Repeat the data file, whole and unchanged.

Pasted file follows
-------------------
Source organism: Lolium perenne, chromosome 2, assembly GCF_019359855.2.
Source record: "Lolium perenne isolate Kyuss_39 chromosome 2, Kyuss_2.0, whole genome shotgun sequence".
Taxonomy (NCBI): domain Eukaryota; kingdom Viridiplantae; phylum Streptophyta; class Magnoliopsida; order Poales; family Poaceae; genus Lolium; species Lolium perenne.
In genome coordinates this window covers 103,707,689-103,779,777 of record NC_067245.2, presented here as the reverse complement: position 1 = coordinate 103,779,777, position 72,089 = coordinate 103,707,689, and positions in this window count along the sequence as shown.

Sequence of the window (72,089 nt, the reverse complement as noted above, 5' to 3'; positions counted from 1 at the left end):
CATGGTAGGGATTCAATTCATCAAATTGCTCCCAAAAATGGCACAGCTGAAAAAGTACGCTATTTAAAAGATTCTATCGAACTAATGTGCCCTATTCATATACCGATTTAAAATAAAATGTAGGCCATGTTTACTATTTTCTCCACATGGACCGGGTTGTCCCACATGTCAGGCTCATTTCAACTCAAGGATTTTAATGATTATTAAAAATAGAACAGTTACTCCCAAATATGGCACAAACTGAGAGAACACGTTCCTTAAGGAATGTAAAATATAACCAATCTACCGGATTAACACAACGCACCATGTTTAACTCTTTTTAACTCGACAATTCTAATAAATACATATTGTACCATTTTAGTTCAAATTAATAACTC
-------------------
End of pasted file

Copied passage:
Source organism: Lolium perenne, chromosome 2, assembly GCF_019359855.2.
Source record: "Lolium perenne isolate Kyuss_39 chromosome 2, Kyuss_2.0, whole genome shotgun sequence".
Taxonomy (NCBI): domain Eukaryota; kingdom Viridiplantae; phylum Streptophyta; class Magnoliopsida; order Poales; family Poaceae; genus Lolium; species Lolium perenne.
In genome coordinates this window covers 103,707,689-103,779,777 of record NC_067245.2, presented here as the reverse complement: position 1 = coordinate 103,779,777, position 72,089 = coordinate 103,707,689, and positions in this window count along the sequence as shown.

Sequence of the window (72,089 nt, the reverse complement as noted above, 5' to 3'; positions counted from 1 at the left end):
CATGGTAGGGATTCAATTCATCAAATTGCTCCCAAAAATGGCACAGCTGAAAAAGTACGCTATTTAAAAGATTCTATCGAACTAATGTGCCCTATTCATATACCGATTTAAAATAAAATGTAGGCCATGTTTACTATTTTCTCCACATGGACCGGGTTGTCCCACATGTCAGGCTCATTTCAACTCAAGGATTTTAATGATTATTAAAAATAGAACAGTTACTCCCAAATATGGCACAAACTGAGAGAACACGTTCCTTAAGGAATGTAAAATATAACCAATCTACCGGATTAACACAACGCACCATGTTTAACTCTTTTTAACTCGACAATTCTAATAAATACATATTGTACCATTTTAGTTCAAATTAATAACTC